My Father's Gift: A practicum for ministry


The following piece is in honor of my father, who recently marked 30 years in pastoral ministry and turns 60 years old today.

Rain dripped slowly down the window running off the sil into a gray abyss of machines and asphalt below. I watched a couple of drops run their course down the glass and off the side of the building until I couldn’t make out their shape anymore. Although it looked dreary and cold outside, the cold inside was masquerading the humidity outside.


I found myself, 35, in a hospital hallway waiting to visit a friend who had been moved a few days before from the ICU to a room. At the age of 92, her daughter had called and said they found pneumonia when they came in for what they thought was a simple broken wrist. Yes, she had broken her wrist, but she could recover from that. The liters of fluid on her lungs were a different story.


When I arrived, no one answered my knock. Pushing in, however, I heard the sound of water and talking behind, what I then saw were, makeshift curtains right inside the door, and I knew my friend was having a bath. I made myself known and then announced I would be waiting in the hallway.


As I waited and closely studied these drops of rain with my eyes, my mind entered into the graveyard of forgotten memories, an oxymoron, I know, but memories can be forgotten until you remember them once again.


The graveyard of forgotten memories

Two months earlier I sat in my office across a desk from Greg Garrison, a reporter with there to interview me about my book, Now That I’m Called: A Guide for Women Discerning a Call to Ministry


Poised and ready for my interview, I was caught off-guard by a simple question: “What does your dad believe about women in ministry?” To him, this was an obvious question to ask. My dad has been a Southern Baptist pastor for most of my life. Given my age, my calling, what Baptists generally believe about women in ministry, and now my book, it would be assumed that we would have had this conversation. However, I was stumped. I didn’t know how to answer because I simply did not know the answer. The jolt of the question was not simply that Greg asked me a question I had never been asked; rather, it was a question that I had never asked my dad nor had even asked myself. “I don’t know,” I responded.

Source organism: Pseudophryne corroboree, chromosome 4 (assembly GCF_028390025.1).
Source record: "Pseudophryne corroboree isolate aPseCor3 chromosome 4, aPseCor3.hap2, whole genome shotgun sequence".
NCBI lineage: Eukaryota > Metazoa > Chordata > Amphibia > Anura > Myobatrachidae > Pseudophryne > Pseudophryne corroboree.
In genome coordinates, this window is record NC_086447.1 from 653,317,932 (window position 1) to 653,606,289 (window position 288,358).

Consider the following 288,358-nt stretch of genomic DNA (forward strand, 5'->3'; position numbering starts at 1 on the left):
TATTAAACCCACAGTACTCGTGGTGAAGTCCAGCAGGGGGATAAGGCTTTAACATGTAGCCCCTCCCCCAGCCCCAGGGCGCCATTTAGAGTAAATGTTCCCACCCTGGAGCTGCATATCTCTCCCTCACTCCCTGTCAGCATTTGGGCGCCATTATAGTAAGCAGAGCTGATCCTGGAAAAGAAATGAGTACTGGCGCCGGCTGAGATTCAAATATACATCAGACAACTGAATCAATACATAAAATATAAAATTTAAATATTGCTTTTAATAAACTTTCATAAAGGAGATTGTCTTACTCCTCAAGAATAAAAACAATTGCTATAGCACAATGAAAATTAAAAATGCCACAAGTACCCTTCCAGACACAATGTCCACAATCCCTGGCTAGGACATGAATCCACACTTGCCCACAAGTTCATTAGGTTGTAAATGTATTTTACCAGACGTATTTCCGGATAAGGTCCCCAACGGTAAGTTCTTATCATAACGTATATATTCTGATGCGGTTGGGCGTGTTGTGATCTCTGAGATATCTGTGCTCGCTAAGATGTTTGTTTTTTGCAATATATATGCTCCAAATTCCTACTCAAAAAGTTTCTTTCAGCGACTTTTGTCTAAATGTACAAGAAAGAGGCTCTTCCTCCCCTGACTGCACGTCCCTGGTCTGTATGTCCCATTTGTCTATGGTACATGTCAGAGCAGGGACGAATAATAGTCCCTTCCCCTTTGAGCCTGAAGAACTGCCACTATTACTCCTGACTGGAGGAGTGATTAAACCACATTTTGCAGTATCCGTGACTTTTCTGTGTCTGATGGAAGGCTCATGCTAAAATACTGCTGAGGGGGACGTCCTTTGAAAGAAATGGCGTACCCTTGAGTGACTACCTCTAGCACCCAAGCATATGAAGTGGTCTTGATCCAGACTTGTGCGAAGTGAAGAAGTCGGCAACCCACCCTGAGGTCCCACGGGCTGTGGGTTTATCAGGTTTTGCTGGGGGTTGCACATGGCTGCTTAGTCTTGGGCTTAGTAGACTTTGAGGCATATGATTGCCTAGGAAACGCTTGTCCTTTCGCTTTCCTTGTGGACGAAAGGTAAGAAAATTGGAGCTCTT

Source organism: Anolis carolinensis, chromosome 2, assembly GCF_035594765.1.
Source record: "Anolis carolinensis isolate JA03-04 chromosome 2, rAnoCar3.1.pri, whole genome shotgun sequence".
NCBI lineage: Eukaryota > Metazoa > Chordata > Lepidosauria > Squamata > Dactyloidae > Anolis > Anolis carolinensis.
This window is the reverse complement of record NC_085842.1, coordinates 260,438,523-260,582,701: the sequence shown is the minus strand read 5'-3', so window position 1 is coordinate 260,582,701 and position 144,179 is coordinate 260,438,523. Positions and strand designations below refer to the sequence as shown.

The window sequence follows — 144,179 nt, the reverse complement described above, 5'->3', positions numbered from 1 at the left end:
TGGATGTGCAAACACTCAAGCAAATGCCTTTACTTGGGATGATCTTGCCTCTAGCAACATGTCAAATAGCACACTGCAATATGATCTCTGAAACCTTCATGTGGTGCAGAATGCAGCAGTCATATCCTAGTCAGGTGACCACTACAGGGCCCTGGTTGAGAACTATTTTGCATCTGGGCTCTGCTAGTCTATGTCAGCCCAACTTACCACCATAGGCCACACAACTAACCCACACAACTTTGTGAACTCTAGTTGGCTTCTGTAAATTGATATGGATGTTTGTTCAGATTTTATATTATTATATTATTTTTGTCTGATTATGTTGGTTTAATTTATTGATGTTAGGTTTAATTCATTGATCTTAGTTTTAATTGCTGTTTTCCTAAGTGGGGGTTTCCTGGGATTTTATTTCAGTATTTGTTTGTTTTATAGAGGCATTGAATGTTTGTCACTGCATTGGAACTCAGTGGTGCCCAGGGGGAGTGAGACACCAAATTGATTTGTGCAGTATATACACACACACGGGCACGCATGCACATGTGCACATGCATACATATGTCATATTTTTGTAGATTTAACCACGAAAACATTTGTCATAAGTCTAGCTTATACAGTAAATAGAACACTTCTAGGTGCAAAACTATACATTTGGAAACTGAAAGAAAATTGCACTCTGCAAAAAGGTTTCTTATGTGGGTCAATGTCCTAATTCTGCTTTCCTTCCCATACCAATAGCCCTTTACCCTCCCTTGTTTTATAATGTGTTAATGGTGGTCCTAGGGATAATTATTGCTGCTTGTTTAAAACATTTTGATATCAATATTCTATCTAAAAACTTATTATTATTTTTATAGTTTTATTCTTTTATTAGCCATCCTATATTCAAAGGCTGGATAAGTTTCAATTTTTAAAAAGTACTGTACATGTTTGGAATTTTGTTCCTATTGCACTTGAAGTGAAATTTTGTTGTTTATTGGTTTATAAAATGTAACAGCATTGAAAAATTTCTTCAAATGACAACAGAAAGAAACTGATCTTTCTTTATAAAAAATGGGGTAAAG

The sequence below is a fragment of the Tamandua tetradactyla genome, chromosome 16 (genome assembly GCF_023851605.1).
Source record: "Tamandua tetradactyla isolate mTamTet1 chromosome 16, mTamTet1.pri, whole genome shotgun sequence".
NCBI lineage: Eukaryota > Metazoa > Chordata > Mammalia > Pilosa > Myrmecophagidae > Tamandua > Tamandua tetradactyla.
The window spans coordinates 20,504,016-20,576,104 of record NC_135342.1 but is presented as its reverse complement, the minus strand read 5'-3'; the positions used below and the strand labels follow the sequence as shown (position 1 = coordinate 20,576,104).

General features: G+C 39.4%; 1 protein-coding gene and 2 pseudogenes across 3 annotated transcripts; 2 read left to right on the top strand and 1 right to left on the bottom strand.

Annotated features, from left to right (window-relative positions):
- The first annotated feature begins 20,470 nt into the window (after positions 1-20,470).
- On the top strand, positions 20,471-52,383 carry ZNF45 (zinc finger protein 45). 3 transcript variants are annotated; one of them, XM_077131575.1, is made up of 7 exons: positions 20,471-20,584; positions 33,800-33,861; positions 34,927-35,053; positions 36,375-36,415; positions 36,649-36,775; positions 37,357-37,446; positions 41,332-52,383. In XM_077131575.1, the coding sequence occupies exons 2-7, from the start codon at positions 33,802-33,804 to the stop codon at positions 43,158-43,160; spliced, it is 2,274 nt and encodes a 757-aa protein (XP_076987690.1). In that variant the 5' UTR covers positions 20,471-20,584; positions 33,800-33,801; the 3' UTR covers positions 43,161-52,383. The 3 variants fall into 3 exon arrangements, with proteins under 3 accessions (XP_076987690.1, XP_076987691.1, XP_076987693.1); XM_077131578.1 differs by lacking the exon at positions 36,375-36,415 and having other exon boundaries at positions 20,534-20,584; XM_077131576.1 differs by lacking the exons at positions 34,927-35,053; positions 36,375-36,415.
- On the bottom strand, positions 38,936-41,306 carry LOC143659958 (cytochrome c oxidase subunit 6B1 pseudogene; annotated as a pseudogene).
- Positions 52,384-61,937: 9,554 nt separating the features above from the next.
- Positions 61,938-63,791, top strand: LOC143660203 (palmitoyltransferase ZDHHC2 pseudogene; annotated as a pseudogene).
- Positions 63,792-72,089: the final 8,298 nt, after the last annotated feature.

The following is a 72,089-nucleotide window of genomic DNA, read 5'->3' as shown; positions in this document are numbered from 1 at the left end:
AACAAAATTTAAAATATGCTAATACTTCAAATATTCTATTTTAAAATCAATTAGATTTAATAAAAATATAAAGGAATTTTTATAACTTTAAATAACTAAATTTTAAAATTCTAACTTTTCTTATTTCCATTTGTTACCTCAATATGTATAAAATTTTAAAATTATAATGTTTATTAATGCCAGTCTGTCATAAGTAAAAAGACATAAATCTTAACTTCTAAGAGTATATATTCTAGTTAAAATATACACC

As I gathered my thoughts, I added something like, “Both my parents were very supportive of me and my call to ministry. I can’t remember us ever having a conversation where he laid out his doctrine for women in ministry—what we could or could not do. But perhaps he didn’t feel the need to do so given that we were in a denomination that largely did not provide a lot of space for women in ministry.”


That was my first entry point in recent years into the graveyard of forgotten memories. Perhaps I had buried a conversation with my dad in which he laid out a dogma regarding women in ministry. What did my dad believe about women in ministry? I entered into the dark recesses of my mind. 


At first, it felt like I was looking through a junk drawer or closet instead of a graveyard (imagine Monica’s closet in that Friends episode) where everything lost and forgotten and unimportant (until you need it) was thrown together in a jumble. What would I find?


A special kind of supervised ministry practicum

I pinpoint my call to ministry to the summer before my sophomore year of high school during a summer camp called Super Summer. At camp, I had surrendered to a call to vocational ministry. Upon returning home, I announced the call to my parents and then my church. Looking back now, I realize I had been wrestling with a call to ministry for years.


Had I been born male, I would have boldly and unreservedly made my calling known much earlier, perhaps as early as age 10. By age eight I had cried to my parents, “Why didn’t God make me a boy so I could be a preacher?” It wasn’t that I despised being a girl. I just felt called to something that was off limits for girls.


As I tiptoed through my forgotten memories, searching for a buried conversation with my dad or even one-off comments he made about women in ministry, I uncovered some memories I had not expected to find, especially those of Geraldine.


I was a mere five when I first met her. Members of the small rural East Texas church my father pastored, she and her husband, whose name I cannot recall, both were gray haired, and my mother said I loved Geraldine.


As I came across my first memory that involved Geraldine, the setting was her house. My parents had taken my sister and me one evening to visit them on the eve of her heart bypass surgery. Kim, my sister, and I, were on one side of the room playing while my parents were on the other side visiting. I stole glances, studying the way my dad spoke to her and placed his hand on her shoulder to pray. On the way home, I asked him what was wrong with my friend. “She is undergoing surgery tomorrow,” my dad replied. I didn’t really understand what surgery was but I felt its seriousness. 


Like Harry Potter’s pensieve, this first memory faded as another emerged. This time I was in the hospital. Walking down a sterile hallway with my mother and sister to meet my father, we passed Geraldine’s sobbing husband, barely able to walk, borne along by a nurse on each side. His sobs shook my little frame. I’d never before heard a grieving human wail. “What happened?” I quickly asked my father with a deep pit in my stomach. “Geraldine died during surgery,” he replied. It was my first encounter with death. Wide-eyed I watched as my father tried to comfort and minister to Geraldine’s bereaved husband.